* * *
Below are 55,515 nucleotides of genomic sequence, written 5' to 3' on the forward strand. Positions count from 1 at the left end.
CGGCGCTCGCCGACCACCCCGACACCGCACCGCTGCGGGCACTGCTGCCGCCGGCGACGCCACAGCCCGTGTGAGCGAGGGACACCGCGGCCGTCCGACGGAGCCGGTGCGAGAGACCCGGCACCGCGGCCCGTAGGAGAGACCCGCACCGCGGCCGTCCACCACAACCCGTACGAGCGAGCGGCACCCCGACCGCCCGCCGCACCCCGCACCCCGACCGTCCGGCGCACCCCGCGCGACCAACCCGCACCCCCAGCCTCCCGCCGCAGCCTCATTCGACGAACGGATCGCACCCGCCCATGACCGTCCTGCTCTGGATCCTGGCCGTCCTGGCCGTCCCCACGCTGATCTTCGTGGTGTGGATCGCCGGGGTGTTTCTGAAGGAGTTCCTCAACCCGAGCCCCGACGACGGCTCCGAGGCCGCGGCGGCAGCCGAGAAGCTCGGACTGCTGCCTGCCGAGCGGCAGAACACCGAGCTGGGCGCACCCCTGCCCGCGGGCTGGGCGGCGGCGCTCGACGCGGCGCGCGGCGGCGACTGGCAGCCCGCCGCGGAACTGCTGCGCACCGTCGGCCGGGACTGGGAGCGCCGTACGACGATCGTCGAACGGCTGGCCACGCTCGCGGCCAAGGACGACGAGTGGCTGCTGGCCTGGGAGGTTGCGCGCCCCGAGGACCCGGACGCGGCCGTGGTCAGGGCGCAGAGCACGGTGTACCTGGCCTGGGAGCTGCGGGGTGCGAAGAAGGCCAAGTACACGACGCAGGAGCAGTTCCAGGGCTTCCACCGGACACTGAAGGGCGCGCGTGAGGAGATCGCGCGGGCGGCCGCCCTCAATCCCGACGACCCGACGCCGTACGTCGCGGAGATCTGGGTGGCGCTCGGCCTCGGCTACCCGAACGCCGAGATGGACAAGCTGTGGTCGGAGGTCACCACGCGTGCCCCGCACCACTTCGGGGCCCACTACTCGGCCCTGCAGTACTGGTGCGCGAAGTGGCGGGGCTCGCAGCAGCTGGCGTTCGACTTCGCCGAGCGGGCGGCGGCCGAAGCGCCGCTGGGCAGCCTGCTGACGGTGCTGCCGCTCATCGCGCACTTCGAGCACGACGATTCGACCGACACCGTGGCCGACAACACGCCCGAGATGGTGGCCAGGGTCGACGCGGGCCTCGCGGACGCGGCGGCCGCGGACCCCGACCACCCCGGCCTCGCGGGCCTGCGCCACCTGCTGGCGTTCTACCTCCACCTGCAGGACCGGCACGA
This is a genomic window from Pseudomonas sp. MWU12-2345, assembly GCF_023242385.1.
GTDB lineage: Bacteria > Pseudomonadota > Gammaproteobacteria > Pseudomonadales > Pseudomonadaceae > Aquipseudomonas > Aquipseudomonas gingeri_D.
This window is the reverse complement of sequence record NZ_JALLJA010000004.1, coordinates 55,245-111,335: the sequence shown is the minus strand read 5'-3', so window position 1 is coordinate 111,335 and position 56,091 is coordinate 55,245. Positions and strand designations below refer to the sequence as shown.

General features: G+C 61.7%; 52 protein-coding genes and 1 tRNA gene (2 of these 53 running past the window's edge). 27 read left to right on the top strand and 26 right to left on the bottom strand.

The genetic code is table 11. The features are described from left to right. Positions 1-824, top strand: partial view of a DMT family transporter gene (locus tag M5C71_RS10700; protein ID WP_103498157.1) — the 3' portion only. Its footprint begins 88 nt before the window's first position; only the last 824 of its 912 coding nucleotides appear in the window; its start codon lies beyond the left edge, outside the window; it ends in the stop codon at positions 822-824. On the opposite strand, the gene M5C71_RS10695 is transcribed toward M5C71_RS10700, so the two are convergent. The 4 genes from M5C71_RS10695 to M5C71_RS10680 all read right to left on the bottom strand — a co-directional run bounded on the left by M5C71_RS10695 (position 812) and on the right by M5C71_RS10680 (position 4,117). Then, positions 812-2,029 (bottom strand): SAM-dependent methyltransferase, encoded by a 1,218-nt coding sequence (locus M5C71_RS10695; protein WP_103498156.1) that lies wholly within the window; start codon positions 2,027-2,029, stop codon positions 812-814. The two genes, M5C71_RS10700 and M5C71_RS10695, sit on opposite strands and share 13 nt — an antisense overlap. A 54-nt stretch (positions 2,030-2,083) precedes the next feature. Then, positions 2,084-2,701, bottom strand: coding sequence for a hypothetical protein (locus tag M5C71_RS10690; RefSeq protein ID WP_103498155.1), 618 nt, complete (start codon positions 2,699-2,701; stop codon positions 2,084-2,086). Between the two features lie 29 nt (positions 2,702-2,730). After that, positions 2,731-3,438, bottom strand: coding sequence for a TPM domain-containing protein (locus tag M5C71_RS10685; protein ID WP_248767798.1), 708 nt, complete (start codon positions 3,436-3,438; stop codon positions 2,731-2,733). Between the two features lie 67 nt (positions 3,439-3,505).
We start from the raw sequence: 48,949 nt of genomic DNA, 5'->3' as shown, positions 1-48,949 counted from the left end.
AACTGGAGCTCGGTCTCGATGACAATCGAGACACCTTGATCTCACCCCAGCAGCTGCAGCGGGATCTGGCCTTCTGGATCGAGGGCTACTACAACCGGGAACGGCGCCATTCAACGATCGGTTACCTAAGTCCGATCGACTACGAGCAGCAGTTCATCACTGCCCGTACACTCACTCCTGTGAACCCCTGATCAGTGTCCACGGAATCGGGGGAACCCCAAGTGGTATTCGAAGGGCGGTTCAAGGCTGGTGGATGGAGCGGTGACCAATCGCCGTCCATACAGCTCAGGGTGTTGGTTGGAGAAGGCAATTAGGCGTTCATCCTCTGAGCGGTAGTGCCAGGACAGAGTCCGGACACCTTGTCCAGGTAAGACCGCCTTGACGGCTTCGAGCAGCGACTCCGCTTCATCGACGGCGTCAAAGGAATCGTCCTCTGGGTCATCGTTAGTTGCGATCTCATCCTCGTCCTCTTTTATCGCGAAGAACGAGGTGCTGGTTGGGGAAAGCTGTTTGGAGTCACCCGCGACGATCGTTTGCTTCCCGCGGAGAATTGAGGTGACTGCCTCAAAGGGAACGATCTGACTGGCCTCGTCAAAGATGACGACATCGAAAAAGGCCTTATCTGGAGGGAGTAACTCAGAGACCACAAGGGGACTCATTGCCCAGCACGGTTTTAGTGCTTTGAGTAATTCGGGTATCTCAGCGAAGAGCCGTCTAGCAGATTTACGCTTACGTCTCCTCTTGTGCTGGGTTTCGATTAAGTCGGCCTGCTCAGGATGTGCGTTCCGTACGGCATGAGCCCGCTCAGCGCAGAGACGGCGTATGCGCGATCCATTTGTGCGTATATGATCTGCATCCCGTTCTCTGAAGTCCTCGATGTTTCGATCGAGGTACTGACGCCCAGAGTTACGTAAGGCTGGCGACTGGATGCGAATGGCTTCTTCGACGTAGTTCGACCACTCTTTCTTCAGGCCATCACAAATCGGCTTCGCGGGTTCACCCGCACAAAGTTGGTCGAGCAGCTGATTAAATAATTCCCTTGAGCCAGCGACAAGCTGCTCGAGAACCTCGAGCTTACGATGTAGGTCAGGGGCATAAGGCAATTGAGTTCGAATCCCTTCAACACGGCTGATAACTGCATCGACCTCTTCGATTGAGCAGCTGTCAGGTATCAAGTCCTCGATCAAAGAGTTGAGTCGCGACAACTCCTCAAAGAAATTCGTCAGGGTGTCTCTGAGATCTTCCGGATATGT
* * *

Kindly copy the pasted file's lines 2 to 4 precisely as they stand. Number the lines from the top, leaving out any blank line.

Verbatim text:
CGGCGCTCGCCGACCACCCCGACACCGCACCGCTGCGGGCACTGCTGCCGCCGGCGACGCCACAGCCCGTGTGAGCGAGGGACACCGCGGCCGTCCGACGGAGCCGGTGCGAGAGACCCGGCACCGCGGCCCGTAGGAGAGACCCGCACCGCGGCCGTCCACCACAACCCGTACGAGCGAGCGGCACCCCGACCGCCCGCCGCACCCCGCACCCCGACCGTCCGGCGCACCCCGCGCGACCAACCCGCACCCCCAGCCTCCCGCCGCAGCCTCATTCGACGAACGGATCGCACCCGCCCATGACCGTCCTGCTCTGGATCCTGGCCGTCCTGGCCGTCCCCACGCTGATCTTCGTGGTGTGGATCGCCGGGGTGTTTCTGAAGGAGTTCCTCAACCCGAGCCCCGACGACGGCTCCGAGGCCGCGGCGGCAGCCGAGAAGCTCGGACTGCTGCCTGCCGAGCGGCAGAACACCGAGCTGGGCGCACCCCTGCCCGCGGGCTGGGCGGCGGCGCTCGACGCGGCGCGCGGCGGCGACTGGCAGCCCGCCGCGGAACTGCTGCGCACCGTCGGCCGGGACTGGGAGCGCCGTACGACGATCGTCGAACGGCTGGCCACGCTCGCGGCCAAGGACGACGAGTGGCTGCTGGCCTGGGAGGTTGCGCGCCCCGAGGACCCGGACGCGGCCGTGGTCAGGGCGCAGAGCACGGTGTACCTGGCCTGGGAGCTGCGGGGTGCGAAGAAGGCCAAGTACACGACGCAGGAGCAGTTCCAGGGCTTCCACCGGACACTGAAGGGCGCGCGTGAGGAGATCGCGCGGGCGGCCGCCCTCAATCCCGACGACCCGACGCCGTACGTCGCGGAGATCTGGGTGGCGCTCGGCCTCGGCTACCCGAACGCCGAGATGGACAAGCTGTGGTCGGAGGTCACCACGCGTGCCCCGCACCACTTCGGGGCCCACTACTCGGCCCTGCAGTACTGGTGCGCGAAGTGGCGGGGCTCGCAGCAGCTGGCGTTCGACTTCGCCGAGCGGGCGGCGGCCGAAGCGCCGCTGGGCAGCCTGCTGACGGTGCTGCCGCTCATCGCGCACTTCGAGCACGACGATTCGACCGACACCGTGGCCGACAACACGCCCGAGATGGTGGCCAGGGTCGACGCGGGCCTCGCGGACGCGGCGGCCGCGGACCCCGACCACCCCGGCCTCGCGGGCCTGCGCCACCTGCTGGCGTTCTACCTCCACCTGCAGGACCGGCACGA
This is a genomic window from Pseudomonas sp. MWU12-2345, assembly GCF_023242385.1.
GTDB lineage: Bacteria > Pseudomonadota > Gammaproteobacteria > Pseudomonadales > Pseudomonadaceae > Aquipseudomonas > Aquipseudomonas gingeri_D.